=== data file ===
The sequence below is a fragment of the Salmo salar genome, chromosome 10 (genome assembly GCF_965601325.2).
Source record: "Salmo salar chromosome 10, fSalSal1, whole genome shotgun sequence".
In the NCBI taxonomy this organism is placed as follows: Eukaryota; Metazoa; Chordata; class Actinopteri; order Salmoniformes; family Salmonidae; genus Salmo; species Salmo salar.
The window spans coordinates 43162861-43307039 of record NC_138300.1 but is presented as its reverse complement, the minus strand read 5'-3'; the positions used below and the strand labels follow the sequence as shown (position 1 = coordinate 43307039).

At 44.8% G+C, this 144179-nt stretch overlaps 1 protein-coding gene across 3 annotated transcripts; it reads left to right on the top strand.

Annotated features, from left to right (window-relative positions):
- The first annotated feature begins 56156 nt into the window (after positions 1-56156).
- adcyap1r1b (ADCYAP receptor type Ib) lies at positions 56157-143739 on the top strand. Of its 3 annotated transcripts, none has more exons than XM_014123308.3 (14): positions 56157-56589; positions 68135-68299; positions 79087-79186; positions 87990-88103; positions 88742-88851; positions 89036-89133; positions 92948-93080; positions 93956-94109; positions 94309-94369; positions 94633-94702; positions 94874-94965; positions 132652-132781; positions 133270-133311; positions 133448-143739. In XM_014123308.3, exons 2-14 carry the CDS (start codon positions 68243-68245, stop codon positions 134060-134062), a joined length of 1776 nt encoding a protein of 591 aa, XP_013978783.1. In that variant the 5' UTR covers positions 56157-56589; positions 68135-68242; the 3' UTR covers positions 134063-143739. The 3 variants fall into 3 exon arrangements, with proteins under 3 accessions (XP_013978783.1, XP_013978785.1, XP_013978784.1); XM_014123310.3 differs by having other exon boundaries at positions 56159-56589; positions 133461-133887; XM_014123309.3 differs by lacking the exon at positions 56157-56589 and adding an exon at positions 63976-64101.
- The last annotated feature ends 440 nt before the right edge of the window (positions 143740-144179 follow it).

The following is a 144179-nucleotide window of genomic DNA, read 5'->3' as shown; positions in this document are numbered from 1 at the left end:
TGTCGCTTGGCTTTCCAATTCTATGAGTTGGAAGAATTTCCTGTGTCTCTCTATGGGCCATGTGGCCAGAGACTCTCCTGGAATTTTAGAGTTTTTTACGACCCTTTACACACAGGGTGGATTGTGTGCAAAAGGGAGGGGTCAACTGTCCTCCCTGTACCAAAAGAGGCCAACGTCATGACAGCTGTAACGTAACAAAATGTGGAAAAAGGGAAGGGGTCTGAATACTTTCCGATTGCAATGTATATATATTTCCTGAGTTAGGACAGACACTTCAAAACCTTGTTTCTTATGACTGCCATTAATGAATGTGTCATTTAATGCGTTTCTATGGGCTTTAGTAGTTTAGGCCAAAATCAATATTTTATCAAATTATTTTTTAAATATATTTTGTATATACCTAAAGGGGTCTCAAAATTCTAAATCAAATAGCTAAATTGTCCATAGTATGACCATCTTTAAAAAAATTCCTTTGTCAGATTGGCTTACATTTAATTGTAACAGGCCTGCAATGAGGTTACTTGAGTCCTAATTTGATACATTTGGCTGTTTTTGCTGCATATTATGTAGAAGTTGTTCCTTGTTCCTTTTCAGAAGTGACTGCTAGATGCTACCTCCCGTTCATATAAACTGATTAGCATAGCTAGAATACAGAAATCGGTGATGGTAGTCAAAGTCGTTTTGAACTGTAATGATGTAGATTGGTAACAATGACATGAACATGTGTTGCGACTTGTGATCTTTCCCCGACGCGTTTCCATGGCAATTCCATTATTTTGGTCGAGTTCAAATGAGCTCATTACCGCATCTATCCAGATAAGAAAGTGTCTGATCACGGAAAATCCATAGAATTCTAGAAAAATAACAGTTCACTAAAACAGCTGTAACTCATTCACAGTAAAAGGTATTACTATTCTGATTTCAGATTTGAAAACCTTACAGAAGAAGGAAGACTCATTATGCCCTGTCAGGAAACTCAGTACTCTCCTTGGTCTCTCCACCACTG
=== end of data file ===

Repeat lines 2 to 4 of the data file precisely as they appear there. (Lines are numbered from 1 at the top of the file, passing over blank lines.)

Source record: "Salmo salar chromosome 10, fSalSal1, whole genome shotgun sequence".
In the NCBI taxonomy this organism is placed as follows: Eukaryota; Metazoa; Chordata; class Actinopteri; order Salmoniformes; family Salmonidae; genus Salmo; species Salmo salar.
The window spans coordinates 43162861-43307039 of record NC_138300.1 but is presented as its reverse complement, the minus strand read 5'-3'; the positions used below and the strand labels follow the sequence as shown (position 1 = coordinate 43307039).